And as I write this, analyzing as my fingers move across the keyboard, I’ve had time to calm down. And think.

Once upon a time, not too long ago, Christianity and I were at ends with each other. I’ve had time to see that the reason for that was because I had been surrounded by Christians whose beliefs were on the other end of the spectrum from mine. See, I believe in pro-choice under certain circumstances, I believe that same sex marriage should be allowed, I believe that war is wrong, I don’t believe that any one religion is right or wrong, I believe that God loves indiscriminately, and I believe that love is the answer. It’s not that the Christians I grew up around were wrong; maybe they’re right. But they are different, and they never really gave chance to a teenage firl to explain her beliefs, understandably. And I can safely say that the reason that it’s possible for me to even remotely exist amongst Intervarsity is because they accept how I feel and what I believe. Because some of them believe similarly or they see validity in my belief or they work to understand it.

So, if you’ve made it this far, take one thing away from this oh-so-rant-like blog post of mine: not all Christians are the same. Because I, who am a Christian, do not believe in banning gay marriages or in instigating war or in using violence in the name of God. Because the people I’m surruonded by now, who are Christians, do not all believe in banning abortion or that everyone who isn’t Christian is wrong. Because there are hundreds of thousands, maybe millions or even more Christians out there who are not who you think they are. And so I tell you: we are not all the same.

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I’m back! It’s been an interesting and adventurous spring break, but I guess it’s time to get back down to the nitty gritty.

That means school.

That means studying.

Now, anyone who knows me know my adversity to studying, but I’d like to think of this quarter as a comprehensive exploration of three different possibilities in my life. It goes like this:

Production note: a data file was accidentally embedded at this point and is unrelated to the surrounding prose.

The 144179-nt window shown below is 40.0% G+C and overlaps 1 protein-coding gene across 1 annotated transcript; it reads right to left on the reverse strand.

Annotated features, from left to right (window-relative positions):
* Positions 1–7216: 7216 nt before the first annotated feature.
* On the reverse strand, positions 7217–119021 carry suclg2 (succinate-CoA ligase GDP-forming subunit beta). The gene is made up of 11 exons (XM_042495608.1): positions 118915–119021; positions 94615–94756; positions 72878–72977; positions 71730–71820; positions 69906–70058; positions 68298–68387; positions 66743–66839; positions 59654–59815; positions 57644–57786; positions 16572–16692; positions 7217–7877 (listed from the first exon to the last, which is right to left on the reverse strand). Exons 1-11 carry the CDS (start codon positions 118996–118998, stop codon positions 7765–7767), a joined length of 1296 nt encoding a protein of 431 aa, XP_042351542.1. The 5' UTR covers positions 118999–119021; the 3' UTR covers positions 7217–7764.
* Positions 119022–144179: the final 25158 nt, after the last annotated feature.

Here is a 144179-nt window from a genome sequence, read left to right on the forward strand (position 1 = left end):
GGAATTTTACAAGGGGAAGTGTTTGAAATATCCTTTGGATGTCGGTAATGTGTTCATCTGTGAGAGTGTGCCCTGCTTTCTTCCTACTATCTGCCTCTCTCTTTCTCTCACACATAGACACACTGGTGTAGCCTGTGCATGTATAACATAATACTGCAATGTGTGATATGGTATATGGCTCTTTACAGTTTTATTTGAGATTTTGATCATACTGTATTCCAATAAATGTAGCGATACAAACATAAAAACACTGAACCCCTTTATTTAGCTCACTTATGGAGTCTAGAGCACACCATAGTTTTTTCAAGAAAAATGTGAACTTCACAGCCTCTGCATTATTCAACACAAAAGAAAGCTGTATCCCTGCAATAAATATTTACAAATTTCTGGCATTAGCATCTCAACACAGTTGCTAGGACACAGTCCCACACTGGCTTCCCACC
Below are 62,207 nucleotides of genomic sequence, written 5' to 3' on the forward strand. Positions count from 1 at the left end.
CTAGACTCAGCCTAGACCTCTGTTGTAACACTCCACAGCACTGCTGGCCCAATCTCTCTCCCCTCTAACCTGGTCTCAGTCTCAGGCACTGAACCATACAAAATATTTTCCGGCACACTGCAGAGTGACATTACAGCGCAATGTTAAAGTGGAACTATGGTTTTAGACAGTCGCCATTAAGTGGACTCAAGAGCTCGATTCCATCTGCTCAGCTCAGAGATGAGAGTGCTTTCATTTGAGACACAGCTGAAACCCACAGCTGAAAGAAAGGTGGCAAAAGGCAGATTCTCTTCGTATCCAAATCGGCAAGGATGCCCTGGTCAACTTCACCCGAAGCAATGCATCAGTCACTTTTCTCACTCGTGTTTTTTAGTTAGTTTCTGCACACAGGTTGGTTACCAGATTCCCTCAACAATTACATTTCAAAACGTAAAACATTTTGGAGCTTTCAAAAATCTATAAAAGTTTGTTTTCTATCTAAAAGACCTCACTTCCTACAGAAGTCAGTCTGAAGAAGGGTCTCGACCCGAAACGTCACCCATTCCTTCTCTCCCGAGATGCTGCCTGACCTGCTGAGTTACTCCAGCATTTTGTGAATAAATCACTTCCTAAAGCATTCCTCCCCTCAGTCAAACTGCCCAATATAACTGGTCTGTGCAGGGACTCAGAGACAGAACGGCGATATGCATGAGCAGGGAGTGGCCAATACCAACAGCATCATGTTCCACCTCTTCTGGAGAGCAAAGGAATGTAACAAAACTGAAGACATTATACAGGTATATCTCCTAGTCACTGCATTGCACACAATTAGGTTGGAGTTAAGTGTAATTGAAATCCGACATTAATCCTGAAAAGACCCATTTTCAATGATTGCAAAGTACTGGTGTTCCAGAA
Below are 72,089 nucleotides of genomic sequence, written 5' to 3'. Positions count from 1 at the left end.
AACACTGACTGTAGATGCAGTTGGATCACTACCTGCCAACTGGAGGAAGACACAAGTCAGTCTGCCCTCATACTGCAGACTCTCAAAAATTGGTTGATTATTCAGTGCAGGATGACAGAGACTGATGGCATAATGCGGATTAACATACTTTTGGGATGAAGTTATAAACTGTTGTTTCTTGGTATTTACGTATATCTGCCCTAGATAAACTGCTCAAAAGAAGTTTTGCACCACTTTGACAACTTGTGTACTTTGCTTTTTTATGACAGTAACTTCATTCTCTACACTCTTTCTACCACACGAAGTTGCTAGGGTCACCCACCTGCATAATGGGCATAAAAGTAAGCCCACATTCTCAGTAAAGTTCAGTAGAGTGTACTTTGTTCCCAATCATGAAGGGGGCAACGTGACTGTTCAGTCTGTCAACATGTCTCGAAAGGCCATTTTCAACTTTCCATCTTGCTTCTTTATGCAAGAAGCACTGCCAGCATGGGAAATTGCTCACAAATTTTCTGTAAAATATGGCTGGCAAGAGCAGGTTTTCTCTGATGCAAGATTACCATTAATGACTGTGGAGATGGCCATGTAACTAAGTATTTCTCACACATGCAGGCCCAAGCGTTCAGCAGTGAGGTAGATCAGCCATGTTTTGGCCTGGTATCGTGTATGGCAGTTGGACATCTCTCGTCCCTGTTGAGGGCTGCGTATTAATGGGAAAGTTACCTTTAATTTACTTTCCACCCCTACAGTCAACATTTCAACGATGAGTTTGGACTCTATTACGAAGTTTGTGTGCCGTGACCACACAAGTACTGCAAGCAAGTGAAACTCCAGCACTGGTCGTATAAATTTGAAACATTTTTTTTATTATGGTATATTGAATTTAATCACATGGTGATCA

Communications Studies 10
Sociology 1
Physiological Sciences 5

In all technicality, I’m still a Physiological Sciences major. And who knows? Even though I’m fairly determined to change majors to Communications Studies, things could turn around again by the time spring quarter of next year rolls around. Life happens, you know? And besides, I’d take a miraculous C- in Chemistry 14B as a “Get Out of Jail Free” card from God any day. The big man upstairs could be telling me to stick to it. Or he could just be redeeming my GPA so I never have to see chemistry again.

It’s all a big mystery; Lord, You sure work in strange ways.

So I find it necessary for me to do this whole “exploration thing.” I could end up liking Communications or Sociology or Physiological Sciences more than the others. Either way, I think of them as convergent paths; I still don’t think I’m going to medical school, but I like paramedic school as an alternative.

In the meanwhile, it was nice having a break from all the studying and stress. I’d like to think that my acne levels have gone down significantly in the past nine days. I find myself sorely missing all of my friends and experiences at Cerritos High School, but I can’t live in my little bubble forever, right? Besides, the bubble wasn’t that great. It really wasn’t. But the people were, and they’re the ones that make the experience count. We just have to remember that it takes effort to stay in touch and maintain the friendships that we’ve built. They say that you never really keep your high school friends, but there are always exceptions to every rule.